What is EMDR Therapy?
Eye Movement Desensitization and Reprocessing (EMDR) therapy is a psychotherapy approach that has been extensively researched and proven effective for the treatment of trauma. EMDR is a set of standardized protocols that incorporates elements from many different treatment approaches.
EMDR therapy uses right/left eye movement to repeatedly activate the opposite sides of the brain, releasing negative emotions. This assists the neurophysiological system, the basis of the mind/body connection.
The eight phases of EMDR therapy include:
1.History taking: The therapist and client review past events, current concerns and future needs, and identify target events for processing.
2.Preparation: To prepare for coping with any distress that may arise during the desensitization phase, the client selects a mental safe-place that can provide stabilization.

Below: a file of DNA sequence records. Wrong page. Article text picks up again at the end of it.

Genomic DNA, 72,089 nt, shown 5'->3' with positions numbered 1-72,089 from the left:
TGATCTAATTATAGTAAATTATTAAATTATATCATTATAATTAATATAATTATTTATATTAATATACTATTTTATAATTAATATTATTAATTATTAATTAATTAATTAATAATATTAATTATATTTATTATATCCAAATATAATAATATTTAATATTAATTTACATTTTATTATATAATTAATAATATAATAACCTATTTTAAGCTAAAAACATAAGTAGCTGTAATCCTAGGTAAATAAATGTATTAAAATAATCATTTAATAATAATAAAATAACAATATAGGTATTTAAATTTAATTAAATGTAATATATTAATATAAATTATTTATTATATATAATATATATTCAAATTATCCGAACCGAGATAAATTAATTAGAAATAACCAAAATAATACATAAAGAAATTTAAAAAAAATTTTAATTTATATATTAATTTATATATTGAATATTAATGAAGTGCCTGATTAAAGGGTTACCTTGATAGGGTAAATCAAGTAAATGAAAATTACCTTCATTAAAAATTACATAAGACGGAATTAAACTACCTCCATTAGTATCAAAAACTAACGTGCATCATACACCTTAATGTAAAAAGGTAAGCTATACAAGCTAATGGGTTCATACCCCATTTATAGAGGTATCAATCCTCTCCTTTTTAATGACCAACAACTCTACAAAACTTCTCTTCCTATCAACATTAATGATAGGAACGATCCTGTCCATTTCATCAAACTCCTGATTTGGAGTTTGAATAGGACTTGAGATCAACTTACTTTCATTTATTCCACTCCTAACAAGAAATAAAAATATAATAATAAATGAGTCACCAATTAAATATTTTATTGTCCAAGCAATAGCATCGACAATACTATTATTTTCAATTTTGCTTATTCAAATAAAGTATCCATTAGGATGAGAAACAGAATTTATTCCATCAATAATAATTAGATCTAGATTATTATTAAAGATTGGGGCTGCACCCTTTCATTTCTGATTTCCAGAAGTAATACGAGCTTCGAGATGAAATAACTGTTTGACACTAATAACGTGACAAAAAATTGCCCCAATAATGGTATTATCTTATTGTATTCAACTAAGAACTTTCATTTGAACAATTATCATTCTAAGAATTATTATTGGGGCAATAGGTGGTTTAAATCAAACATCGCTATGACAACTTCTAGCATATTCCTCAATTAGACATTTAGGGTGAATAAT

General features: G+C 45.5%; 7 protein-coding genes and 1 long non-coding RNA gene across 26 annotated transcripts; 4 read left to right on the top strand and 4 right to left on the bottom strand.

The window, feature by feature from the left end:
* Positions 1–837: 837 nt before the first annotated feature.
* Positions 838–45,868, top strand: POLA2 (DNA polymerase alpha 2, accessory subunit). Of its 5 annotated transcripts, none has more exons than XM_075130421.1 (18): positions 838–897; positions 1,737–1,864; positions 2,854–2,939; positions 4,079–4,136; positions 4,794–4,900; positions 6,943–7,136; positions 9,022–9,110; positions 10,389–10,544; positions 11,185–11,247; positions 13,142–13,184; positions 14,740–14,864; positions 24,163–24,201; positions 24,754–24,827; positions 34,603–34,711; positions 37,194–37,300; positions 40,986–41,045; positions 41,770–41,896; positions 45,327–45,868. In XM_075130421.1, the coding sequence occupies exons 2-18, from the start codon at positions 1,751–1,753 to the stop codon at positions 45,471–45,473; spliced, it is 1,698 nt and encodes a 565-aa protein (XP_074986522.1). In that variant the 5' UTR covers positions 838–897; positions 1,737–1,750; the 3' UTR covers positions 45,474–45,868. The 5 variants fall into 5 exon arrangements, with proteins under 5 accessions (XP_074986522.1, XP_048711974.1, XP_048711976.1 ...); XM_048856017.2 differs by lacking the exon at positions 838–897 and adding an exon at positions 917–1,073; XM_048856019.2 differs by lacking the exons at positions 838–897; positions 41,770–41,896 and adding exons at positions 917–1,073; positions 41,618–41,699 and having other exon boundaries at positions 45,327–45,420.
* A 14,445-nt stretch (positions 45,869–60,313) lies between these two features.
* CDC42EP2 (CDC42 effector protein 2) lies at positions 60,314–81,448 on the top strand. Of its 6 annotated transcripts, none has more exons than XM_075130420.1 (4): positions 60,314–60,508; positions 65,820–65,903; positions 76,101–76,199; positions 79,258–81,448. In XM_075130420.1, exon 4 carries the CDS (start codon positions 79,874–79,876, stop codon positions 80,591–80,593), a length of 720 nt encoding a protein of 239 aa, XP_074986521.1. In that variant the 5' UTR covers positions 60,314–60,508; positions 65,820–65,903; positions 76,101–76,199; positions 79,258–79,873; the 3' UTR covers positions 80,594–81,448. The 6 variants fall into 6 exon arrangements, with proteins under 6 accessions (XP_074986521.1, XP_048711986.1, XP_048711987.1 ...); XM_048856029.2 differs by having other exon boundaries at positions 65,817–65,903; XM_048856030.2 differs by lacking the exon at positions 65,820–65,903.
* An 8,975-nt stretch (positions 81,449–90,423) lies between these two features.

3.Assessment: With the event in mind, the client’s negative beliefs are evaluated and measured. At this point a desirable positive belief is selected.
4.Desensitization: Stimulation in the form of eye movements or taps are used to reprocess the distressing event.
5.Installation: The selected positive cognition is the target of the bilateral stimulation in this phase. The therapist will check in periodically to see how true the desired belief feels to the client.
6.Body scan: Any residual physical tension or distress indicates that the event is not fully processed, and the stimulation continues if necessary.
7.Closure: This phase will occur at the end of a session, regardless of whether or not the memory is fully processed. A complete sequence can take several sessions, and it is important to reach stabilization before the session ends.
8.Reevaluation: The next session begins here to evaluate and measure the level of disturbance and the accuracy of the positive belief.
Therapists offering EMDR are licensed mental health professionals who have received specialized training.